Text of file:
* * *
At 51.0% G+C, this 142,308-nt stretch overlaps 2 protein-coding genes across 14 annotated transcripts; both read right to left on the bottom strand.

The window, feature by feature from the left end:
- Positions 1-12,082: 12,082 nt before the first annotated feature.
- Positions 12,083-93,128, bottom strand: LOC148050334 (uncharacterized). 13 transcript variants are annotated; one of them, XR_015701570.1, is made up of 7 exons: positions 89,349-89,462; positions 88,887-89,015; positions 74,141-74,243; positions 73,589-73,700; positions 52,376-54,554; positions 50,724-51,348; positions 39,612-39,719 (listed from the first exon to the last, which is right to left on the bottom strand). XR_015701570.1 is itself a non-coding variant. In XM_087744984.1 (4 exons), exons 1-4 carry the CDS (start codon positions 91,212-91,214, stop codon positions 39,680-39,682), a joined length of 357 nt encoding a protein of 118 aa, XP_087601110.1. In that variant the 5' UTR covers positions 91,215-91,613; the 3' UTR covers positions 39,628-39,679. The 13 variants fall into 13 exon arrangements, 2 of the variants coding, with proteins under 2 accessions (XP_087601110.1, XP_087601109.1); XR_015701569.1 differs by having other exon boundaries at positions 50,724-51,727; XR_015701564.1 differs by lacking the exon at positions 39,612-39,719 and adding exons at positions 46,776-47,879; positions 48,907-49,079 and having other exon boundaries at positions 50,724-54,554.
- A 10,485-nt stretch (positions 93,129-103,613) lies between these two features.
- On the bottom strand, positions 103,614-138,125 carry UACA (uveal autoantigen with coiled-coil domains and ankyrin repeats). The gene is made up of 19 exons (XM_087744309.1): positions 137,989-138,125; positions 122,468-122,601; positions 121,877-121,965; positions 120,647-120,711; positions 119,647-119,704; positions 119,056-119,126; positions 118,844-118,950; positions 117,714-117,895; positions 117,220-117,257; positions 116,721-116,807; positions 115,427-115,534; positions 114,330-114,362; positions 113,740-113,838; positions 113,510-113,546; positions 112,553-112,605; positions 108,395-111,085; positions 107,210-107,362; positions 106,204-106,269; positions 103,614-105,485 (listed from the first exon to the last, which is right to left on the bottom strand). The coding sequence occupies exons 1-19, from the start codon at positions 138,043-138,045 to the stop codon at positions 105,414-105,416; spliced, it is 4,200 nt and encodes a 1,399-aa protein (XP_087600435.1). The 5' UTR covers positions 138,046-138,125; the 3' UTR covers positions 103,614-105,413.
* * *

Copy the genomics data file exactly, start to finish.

At 51.0% G+C, this 142,308-nt stretch overlaps 2 protein-coding genes across 14 annotated transcripts; both read right to left on the bottom strand.

The window, feature by feature from the left end:
- Positions 1-12,082: 12,082 nt before the first annotated feature.
- Positions 12,083-93,128, bottom strand: LOC148050334 (uncharacterized). 13 transcript variants are annotated; one of them, XR_015701570.1, is made up of 7 exons: positions 89,349-89,462; positions 88,887-89,015; positions 74,141-74,243; positions 73,589-73,700; positions 52,376-54,554; positions 50,724-51,348; positions 39,612-39,719 (listed from the first exon to the last, which is right to left on the bottom strand). XR_015701570.1 is itself a non-coding variant. In XM_087744984.1 (4 exons), exons 1-4 carry the CDS (start codon positions 91,212-91,214, stop codon positions 39,680-39,682), a joined length of 357 nt encoding a protein of 118 aa, XP_087601110.1. In that variant the 5' UTR covers positions 91,215-91,613; the 3' UTR covers positions 39,628-39,679. The 13 variants fall into 13 exon arrangements, 2 of the variants coding, with proteins under 2 accessions (XP_087601110.1, XP_087601109.1); XR_015701569.1 differs by having other exon boundaries at positions 50,724-51,727; XR_015701564.1 differs by lacking the exon at positions 39,612-39,719 and adding exons at positions 46,776-47,879; positions 48,907-49,079 and having other exon boundaries at positions 50,724-54,554.
- A 10,485-nt stretch (positions 93,129-103,613) lies between these two features.
- On the bottom strand, positions 103,614-138,125 carry UACA (uveal autoantigen with coiled-coil domains and ankyrin repeats). The gene is made up of 19 exons (XM_087744309.1): positions 137,989-138,125; positions 122,468-122,601; positions 121,877-121,965; positions 120,647-120,711; positions 119,647-119,704; positions 119,056-119,126; positions 118,844-118,950; positions 117,714-117,895; positions 117,220-117,257; positions 116,721-116,807; positions 115,427-115,534; positions 114,330-114,362; positions 113,740-113,838; positions 113,510-113,546; positions 112,553-112,605; positions 108,395-111,085; positions 107,210-107,362; positions 106,204-106,269; positions 103,614-105,485 (listed from the first exon to the last, which is right to left on the bottom strand). The coding sequence occupies exons 1-19, from the start codon at positions 138,043-138,045 to the stop codon at positions 105,414-105,416; spliced, it is 4,200 nt and encodes a 1,399-aa protein (XP_087600435.1). The 5' UTR covers positions 138,046-138,125; the 3' UTR covers positions 103,614-105,413.